Global Daily – ECB Preview: We expect the size of the PEPP to be increased by EUR 750bn

by: Nick Kounis

ECB Preview: We expect the size of the PEPP to be increased by EUR 750bn – Against the background of a deepening recession, worsening inflation outlook and soaring bond supply, we expect the ECB to upscale its asset purchase programme and extend its duration into 2021. We also expect it to confirm that it will reinvest the proceeds of maturing securities purchased under the PEPP. We do not expect any other changes in monetary policy, though the Governing Council could emphasise flexibility in terms of deviations from the capital key for public sector securities.

Below we examine the main themes, policy options and likely market reaction.

Growth and inflation – ECB President Lagarde has already signalled that the central bank’s economists now see the economy developing somewhere in between their medium and severe scenarios published last month. That would point to a decline in GDP of around 10% this year (amazingly this was +0.8% in the March projection) and a 4.5% rebound next year. The ECB did not present any numbers for inflation under these scenarios, saying that the demand as well as supply nature of the shock made this uncertain. We think the ECB will almost certainly judge that the net effect of these factors points to lower inflation over the medium term. We expect the central bank staff to project headline inflation at around 1% in 2022 compared to 1.6% in March (we are more negative on the inflation outlook).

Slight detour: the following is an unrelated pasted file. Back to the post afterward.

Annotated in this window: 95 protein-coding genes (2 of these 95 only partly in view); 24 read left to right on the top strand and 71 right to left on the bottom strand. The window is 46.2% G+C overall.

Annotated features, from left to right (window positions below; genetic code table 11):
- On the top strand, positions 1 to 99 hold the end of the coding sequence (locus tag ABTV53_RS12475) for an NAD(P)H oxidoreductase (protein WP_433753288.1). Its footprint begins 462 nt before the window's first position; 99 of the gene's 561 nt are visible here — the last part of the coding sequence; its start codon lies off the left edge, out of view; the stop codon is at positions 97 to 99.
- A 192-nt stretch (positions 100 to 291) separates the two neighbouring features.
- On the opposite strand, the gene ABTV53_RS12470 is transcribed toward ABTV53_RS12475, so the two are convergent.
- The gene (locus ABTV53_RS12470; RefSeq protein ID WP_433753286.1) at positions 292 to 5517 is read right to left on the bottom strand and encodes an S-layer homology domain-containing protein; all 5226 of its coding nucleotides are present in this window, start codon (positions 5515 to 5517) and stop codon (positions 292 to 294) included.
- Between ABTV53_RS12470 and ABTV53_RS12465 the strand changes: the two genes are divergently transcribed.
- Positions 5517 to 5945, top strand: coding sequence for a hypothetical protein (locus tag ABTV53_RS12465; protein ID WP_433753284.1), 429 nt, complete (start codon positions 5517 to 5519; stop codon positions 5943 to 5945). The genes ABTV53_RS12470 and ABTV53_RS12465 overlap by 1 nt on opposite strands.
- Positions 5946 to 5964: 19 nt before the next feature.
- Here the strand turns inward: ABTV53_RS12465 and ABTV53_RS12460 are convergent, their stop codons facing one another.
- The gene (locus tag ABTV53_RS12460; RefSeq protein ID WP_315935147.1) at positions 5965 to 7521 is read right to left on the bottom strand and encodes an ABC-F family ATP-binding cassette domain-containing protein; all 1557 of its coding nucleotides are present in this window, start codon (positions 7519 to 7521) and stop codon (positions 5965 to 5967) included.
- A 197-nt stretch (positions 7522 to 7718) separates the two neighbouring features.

Asset purchases – We expect a EUR 750bn increase in the PEPP doubling the total size to EUR 1.5 trillion. This reflects the deep recession in the economy and the significant disinflation it will trigger over coming years. Indeed, the risks of a sustained period of modest deflation are now significant. Furthermore, we estimate additional corona-shock related government funding needs for this year of around EUR 1050bn. The PEPP is currently insufficient to mop up this supply (given that not all purchases are government bonds). Indeed, we think the ECB will need to absorb a lot of this additional supply to prevent a tightening of financial conditions. Given this, we also think that public sector purchases will have a very heavy weight in the programme. For the PEPP and additional APP envelope, we assume a distribution of around 80% to public sector assets, 17% to corporates and 3% to covered bonds (although the ECB will not publish anything on the distribution of future purchases).

Modalities of programmes – We think the ECB will extend the duration of the PEPP to 2021, possibly to end Q1, but most likely to end Q2. This reflects the likely slow recovery and ongoing downside risks to inflation. In our view, the Governing Council will also confirm for the first time that it will reinvest the proceeds of maturing securities purchased under the PEPP ‘for an extended period of time past the date when the Governing Council starts raising the key ECB interest rates, and in any case for as long as necessary to maintain favourable liquidity conditions and an ample degree of monetary accommodation.’ This would be consistent with the current forward guidance on APP reinvestments. Given the short-dated securities (bills and CP) bought under the PEPP will soon start to mature, we do not think that the ECB can delay the guidance on PEPP reinvestments too much longer. Meanwhile, the ECB should signal that while the capital key will remain the allocation method for purchases of public sector securities, it has full flexibility to respond to market conditions.